Wellness

Meditation Medication: Why Your Brain Needs to Meditate

By | March 9, 2016

A healthy mind is important. Over the past decade, evidence of meditation’s helpful health benefits have increased its popularity. Now, scientists are saying meditation is an easy, low-cost method to keep people happy and healthy.

Anecdotal claims about the benefits of meditation have persisted in various cultures for millennia, yet only in the past few years have neuroscientists and psychologists teamed up to back these claims with scientific evidence. They’ve found meditation is proven to strengthen the mind and lessen emotional turmoil, along with promoting overall physical health.

Woman sits meditating on sunrise mountain peak
lzf/Thinkstock

The Benefits

Meditation is effective at improving mental health because it literally changes the chemical composition of your brain. Sara Lazar, a neuroscientist at Massachusetts General Hospital and Harvard Medical School, found one particular and very important difference in the brains of long-term meditators when compared with those who don’t meditate: a much larger amount of grey matter, according to the Washington Post.

Gray matter isn’t just some gooey brain mess. It’s a type of tissue located throughout the central nervous system. Grey matter facilitates two critical brain functions: information processing from sensory organs and neuron nutrient transport. Cognitive Therapy and Research studies have found that increased gray matter makes the brain more efficient or powerful at processing information, which can reduce stress and anxiety, increase attention and memory capacities, and produce a generally calmer outlook while problem-solving and decision-making.

All of these important mental health facets contribute to a healthier being by strengthening emotional clarity and mental resilience in everyday life scenarios.

As we grow older, our cortex shrinks, reducing the amount of grey matter, making it harder to remember things and solve problems. Lazar’s study, however, found that 50-year-old meditators had the same amount of gray matter as 25-year-olds. Meditation is a low-cost, low-risk activity with high rewards.

Getting Started

As with everything new, it can take a while to incorporate meditation into your daily routine. These helpful tips go a long way in directing you to the path towards a successful meditation practice.

Start Small

In a busy life, it’s hard to square away even just 20 minutes to meditate — there’s always seems to be something that needs to be done right now. Just think about it this way: 20 minutes is just 1.3 percent of your day. It’s half of the average time Americans spend on Facebook per day. And Stanford University claims that just seven minutes of meditation can increase feelings of social positivity and connectedness — so try establishing a small, manageable routine that can then grow as you practice and become more comfortable.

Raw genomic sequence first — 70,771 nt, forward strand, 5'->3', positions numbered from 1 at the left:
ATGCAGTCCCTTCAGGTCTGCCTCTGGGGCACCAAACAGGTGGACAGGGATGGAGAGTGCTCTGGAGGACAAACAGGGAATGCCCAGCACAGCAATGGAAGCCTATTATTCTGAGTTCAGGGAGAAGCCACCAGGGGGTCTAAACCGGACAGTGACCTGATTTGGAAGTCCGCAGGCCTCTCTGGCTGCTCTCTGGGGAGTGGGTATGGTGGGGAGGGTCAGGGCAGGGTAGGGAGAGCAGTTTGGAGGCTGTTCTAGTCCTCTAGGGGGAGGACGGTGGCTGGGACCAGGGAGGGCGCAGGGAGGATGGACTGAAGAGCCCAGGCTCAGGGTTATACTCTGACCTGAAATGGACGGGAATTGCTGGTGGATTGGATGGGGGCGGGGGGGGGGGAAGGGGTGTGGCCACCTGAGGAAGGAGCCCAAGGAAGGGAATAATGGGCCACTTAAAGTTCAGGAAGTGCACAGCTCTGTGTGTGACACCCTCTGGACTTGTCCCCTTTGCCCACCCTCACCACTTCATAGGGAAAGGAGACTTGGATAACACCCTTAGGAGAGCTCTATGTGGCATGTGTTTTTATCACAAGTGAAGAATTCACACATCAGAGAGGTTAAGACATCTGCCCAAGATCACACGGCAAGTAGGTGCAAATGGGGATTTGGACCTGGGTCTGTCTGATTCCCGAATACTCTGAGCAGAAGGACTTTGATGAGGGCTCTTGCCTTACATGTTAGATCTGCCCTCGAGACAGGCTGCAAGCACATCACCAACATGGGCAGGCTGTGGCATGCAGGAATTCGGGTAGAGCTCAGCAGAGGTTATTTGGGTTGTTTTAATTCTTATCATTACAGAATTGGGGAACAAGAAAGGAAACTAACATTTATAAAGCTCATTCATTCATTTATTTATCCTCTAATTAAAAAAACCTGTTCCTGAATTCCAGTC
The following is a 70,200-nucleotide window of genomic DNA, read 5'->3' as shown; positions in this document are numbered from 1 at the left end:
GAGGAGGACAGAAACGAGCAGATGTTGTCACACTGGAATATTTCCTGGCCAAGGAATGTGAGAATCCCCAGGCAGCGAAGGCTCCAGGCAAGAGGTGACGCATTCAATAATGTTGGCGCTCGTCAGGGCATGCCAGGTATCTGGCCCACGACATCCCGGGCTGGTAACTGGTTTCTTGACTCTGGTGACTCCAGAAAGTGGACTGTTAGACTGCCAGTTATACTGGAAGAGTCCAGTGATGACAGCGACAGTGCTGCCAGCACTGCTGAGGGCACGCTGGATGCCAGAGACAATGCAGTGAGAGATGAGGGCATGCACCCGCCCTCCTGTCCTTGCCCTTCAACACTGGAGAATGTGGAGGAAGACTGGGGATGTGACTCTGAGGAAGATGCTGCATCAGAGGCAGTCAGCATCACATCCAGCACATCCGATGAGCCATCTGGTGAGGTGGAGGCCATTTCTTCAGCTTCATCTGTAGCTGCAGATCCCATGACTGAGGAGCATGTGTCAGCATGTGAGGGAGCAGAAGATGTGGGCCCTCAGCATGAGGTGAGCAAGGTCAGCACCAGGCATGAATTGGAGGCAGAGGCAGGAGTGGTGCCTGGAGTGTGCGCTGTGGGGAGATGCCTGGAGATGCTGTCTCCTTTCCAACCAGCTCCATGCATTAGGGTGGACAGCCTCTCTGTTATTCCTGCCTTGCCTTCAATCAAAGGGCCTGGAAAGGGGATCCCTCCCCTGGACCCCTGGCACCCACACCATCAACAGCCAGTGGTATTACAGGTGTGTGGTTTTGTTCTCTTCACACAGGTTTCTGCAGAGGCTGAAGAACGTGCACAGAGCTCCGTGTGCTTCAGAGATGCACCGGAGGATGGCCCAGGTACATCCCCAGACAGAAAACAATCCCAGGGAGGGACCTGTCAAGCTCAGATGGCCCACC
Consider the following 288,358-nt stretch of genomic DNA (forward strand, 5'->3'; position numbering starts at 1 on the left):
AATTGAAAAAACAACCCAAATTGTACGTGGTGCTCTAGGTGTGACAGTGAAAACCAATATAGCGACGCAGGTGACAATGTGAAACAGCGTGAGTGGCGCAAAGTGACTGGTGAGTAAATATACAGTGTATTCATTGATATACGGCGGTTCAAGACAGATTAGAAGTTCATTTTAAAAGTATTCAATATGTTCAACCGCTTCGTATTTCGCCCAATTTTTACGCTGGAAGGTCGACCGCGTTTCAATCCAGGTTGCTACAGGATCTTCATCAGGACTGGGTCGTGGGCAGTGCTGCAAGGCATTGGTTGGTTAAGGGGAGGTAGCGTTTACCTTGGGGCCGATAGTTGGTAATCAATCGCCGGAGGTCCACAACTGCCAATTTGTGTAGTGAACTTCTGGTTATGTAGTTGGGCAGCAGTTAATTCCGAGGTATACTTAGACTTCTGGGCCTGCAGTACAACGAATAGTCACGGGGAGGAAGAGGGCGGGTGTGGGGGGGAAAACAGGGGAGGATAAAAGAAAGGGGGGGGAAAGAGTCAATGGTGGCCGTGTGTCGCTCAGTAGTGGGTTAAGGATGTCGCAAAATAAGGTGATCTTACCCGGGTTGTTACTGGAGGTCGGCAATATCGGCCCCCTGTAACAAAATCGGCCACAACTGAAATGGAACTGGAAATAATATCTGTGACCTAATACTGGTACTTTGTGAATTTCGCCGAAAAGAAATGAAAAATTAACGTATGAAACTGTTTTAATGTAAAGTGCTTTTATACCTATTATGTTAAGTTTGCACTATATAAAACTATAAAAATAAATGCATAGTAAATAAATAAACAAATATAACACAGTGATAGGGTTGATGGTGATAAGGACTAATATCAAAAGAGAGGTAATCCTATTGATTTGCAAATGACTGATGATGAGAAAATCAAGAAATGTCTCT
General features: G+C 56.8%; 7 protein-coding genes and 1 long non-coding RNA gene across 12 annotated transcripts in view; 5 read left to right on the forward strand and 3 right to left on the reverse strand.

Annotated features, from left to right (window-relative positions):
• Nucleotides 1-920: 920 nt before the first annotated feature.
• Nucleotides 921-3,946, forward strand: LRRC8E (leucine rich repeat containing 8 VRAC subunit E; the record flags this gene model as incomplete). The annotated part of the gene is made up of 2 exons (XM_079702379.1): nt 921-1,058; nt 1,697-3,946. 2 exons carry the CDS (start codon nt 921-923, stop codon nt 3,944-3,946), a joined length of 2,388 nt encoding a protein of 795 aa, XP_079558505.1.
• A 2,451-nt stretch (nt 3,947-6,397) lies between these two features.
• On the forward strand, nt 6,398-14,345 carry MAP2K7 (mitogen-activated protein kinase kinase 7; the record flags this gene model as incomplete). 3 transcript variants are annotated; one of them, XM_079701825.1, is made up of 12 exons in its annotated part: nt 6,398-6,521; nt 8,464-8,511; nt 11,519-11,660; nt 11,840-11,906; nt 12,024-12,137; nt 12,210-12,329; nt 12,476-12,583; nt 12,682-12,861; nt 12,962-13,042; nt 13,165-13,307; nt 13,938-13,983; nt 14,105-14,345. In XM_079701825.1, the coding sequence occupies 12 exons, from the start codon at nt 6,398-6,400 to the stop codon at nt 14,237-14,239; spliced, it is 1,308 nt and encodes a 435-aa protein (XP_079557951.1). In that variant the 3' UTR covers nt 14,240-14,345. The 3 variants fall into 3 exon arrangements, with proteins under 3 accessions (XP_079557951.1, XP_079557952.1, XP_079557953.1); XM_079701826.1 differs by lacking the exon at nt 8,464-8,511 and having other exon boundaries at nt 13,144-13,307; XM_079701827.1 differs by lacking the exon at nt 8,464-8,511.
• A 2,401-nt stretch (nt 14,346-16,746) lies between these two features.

If you need help getting started, try one of the many apps available on iOS and Android phones. Some, like HeadSpace are free and have celebrity support from the likes of Emma Watson on Twitter. Others, like Bhuddify are paid, but have over 80 audio guides to help you find your zen.

Practice Daily

According to Psychology Today, a daily routine will not only encourage you to establish meditation as a fundamental part of your life, but it will also keep your meditating muscles strong. In other words, the cultivated and improved grey matter will stay present and resist reverting back to its old state or old habits.

Find a Community

Sharing your experience with others can be an effective way to improve your own techniques, learn from others and deepen your personal practice. Find a meditation community near you!

Mental health is important. When you need it, getting the right care can also be expensive, especially if you come up against an insurance limitation or are paying out of pocket. SingleCare is there to support you with anything else you may need. By providing access to discounted therapy and low-cost mental health services, SingleCare members save 48% on mental healthcare and gain access to top providers in various disciplines, including psychologists, psychiatrists, and counselors, so you can find what’s best for you.

With SingleCare’s extensive network of mental health professionals and a little bit of meditation, mental and emotional health can finally have the priority status they deserve.

(Main image credit: evgenyatamanenko/Thinkstock)